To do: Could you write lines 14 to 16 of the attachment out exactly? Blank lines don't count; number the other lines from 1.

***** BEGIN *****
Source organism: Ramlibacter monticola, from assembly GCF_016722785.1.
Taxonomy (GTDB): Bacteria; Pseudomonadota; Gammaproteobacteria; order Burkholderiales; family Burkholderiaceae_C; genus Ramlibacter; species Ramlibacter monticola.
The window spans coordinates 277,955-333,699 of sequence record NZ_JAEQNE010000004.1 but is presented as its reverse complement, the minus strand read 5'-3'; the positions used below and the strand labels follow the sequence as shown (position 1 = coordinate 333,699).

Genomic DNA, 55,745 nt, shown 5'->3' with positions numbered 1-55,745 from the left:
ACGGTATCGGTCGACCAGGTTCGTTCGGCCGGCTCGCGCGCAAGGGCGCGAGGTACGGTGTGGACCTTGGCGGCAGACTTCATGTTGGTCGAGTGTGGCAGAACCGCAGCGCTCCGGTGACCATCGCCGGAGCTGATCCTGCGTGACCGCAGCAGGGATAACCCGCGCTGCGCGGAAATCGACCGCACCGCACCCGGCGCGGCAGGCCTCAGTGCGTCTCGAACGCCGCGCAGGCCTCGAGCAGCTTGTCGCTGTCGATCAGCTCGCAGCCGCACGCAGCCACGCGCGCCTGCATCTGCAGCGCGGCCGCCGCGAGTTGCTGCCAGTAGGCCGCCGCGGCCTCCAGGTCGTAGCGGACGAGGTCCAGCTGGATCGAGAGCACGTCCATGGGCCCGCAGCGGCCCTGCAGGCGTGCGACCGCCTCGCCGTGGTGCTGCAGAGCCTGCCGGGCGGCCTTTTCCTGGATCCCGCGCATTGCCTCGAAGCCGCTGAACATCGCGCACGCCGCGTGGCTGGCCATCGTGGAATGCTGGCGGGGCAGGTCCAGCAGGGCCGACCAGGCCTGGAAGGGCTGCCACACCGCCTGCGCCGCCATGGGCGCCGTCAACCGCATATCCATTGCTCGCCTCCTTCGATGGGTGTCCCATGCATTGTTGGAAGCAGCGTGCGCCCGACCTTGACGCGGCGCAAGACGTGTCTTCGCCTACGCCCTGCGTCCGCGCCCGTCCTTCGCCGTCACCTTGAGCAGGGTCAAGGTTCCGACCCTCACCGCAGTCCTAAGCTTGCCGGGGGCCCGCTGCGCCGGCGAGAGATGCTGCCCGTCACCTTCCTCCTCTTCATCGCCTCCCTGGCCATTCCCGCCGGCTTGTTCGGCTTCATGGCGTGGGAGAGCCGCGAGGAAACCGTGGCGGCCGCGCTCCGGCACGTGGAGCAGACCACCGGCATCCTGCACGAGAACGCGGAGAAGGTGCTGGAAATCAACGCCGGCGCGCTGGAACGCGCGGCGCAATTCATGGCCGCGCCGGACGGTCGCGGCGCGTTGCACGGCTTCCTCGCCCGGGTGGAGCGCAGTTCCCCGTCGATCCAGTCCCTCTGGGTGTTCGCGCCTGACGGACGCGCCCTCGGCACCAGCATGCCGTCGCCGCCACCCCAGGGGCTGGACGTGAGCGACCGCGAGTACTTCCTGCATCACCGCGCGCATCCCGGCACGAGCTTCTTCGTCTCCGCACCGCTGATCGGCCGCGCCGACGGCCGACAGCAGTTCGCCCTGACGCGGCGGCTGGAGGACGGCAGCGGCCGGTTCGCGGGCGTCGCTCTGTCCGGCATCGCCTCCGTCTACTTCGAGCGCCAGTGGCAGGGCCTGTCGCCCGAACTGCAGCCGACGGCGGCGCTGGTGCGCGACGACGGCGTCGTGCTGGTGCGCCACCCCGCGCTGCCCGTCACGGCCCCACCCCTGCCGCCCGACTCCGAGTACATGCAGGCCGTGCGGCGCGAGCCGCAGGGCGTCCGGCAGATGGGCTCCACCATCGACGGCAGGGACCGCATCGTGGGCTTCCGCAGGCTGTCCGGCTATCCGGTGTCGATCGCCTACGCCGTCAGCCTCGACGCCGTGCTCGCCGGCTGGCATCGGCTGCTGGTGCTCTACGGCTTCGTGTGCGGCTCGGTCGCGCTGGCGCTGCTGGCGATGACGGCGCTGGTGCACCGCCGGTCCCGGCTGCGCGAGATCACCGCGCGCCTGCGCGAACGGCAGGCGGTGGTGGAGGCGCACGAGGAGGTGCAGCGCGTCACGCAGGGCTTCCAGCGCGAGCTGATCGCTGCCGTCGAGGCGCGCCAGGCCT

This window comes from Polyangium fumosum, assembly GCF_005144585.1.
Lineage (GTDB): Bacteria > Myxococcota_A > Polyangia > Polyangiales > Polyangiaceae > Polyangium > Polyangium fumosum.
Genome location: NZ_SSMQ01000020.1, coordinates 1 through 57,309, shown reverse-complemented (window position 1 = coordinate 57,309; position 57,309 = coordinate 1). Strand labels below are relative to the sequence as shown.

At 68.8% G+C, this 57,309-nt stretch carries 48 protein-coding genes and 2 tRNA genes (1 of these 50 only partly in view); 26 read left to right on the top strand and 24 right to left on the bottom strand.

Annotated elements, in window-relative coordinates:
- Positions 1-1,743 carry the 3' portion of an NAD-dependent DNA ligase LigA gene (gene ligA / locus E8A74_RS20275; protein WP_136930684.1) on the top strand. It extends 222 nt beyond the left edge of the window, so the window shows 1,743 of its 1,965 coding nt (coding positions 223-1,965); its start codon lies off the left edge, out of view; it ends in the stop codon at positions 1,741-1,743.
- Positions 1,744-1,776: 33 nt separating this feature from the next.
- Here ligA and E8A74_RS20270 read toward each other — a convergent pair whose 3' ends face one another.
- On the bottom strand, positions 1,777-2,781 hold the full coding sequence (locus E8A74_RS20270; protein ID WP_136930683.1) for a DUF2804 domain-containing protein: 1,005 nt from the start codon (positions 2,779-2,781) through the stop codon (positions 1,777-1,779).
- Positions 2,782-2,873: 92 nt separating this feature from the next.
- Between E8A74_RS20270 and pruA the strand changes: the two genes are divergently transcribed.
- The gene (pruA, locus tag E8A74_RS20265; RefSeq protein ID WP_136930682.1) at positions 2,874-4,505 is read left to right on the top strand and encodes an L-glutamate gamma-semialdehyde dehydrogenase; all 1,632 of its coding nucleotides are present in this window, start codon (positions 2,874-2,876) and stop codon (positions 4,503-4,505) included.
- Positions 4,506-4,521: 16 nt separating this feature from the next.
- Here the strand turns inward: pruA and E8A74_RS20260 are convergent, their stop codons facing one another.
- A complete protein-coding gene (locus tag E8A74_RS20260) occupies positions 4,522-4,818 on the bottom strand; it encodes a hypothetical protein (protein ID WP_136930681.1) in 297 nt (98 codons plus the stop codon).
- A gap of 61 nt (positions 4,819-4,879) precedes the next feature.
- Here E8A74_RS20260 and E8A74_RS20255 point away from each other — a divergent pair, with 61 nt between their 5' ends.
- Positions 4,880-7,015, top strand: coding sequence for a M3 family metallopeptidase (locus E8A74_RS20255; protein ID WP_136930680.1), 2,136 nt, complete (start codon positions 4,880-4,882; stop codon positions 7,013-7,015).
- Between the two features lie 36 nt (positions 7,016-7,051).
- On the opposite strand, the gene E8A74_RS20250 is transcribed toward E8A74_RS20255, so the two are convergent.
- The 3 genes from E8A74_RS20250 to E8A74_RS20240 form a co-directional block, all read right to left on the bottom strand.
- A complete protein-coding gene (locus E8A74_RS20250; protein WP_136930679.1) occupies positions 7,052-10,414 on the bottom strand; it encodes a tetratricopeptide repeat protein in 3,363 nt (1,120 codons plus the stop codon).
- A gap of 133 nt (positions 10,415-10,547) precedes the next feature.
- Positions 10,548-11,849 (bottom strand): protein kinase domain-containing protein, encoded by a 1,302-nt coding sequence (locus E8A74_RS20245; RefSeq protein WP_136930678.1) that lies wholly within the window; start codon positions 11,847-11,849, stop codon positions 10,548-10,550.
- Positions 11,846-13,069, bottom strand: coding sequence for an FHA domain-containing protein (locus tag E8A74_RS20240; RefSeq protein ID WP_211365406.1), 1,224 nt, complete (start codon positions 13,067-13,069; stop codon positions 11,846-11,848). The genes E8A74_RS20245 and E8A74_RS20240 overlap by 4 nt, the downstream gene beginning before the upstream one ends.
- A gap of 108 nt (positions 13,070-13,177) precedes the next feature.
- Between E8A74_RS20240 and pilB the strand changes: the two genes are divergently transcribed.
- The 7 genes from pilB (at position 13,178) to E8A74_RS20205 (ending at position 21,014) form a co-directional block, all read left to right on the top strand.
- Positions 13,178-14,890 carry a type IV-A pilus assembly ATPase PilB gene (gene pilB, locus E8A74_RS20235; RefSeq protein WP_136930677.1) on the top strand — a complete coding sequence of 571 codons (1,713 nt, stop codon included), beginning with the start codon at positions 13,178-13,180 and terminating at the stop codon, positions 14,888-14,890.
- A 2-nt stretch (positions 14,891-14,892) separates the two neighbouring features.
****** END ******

- On the bottom strand, positions 1,777-2,781 hold the full coding sequence (locus E8A74_RS20270; protein ID WP_136930683.1) for a DUF2804 domain-containing protein: 1,005 nt from the start codon (positions 2,779-2,781) through the stop codon (positions 1,777-1,779).
- Positions 2,782-2,873: 92 nt separating this feature from the next.
- Between E8A74_RS20270 and pruA the strand changes: the two genes are divergently transcribed.